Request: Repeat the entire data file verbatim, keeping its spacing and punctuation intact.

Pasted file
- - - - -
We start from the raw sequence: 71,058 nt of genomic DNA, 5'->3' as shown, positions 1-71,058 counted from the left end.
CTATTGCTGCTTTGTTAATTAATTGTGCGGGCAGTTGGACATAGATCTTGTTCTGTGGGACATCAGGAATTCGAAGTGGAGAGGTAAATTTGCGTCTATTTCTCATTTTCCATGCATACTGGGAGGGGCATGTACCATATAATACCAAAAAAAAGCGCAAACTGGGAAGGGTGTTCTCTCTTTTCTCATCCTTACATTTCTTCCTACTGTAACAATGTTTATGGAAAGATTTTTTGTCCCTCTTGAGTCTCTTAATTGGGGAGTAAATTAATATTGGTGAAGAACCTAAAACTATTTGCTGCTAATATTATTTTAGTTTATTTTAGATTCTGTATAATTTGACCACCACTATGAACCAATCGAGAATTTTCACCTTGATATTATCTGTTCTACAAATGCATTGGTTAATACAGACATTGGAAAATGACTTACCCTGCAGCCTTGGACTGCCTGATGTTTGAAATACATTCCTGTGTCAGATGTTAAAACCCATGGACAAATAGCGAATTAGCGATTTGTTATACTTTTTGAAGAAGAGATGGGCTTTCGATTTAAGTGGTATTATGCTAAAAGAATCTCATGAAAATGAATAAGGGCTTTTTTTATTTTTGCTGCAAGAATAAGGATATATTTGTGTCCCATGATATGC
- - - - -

We start from the raw sequence: 71,058 nt of genomic DNA, 5'->3' as shown, positions 1-71,058 counted from the left end.
CTATTGCTGCTTTGTTAATTAATTGTGCGGGCAGTTGGACATAGATCTTGTTCTGTGGGACATCAGGAATTCGAAGTGGAGAGGTAAATTTGCGTCTATTTCTCATTTTCCATGCATACTGGGAGGGGCATGTACCATATAATACCAAAAAAAAGCGCAAACTGGGAAGGGTGTTCTCTCTTTTCTCATCCTTACATTTCTTCCTACTGTAACAATGTTTATGGAAAGATTTTTTGTCCCTCTTGAGTCTCTTAATTGGGGAGTAAATTAATATTGGTGAAGAACCTAAAACTATTTGCTGCTAATATTATTTTAGTTTATTTTAGATTCTGTATAATTTGACCACCACTATGAACCAATCGAGAATTTTCACCTTGATATTATCTGTTCTACAAATGCATTGGTTAATACAGACATTGGAAAATGACTTACCCTGCAGCCTTGGACTGCCTGATGTTTGAAATACATTCCTGTGTCAGATGTTAAAACCCATGGACAAATAGCGAATTAGCGATTTGTTATACTTTTTGAAGAAGAGATGGGCTTTCGATTTAAGTGGTATTATGCTAAAAGAATCTCATGAAAATGAATAAGGGCTTTTTTTATTTTTGCTGCAAGAATAAGGATATATTTGTGTCCCATGATATGC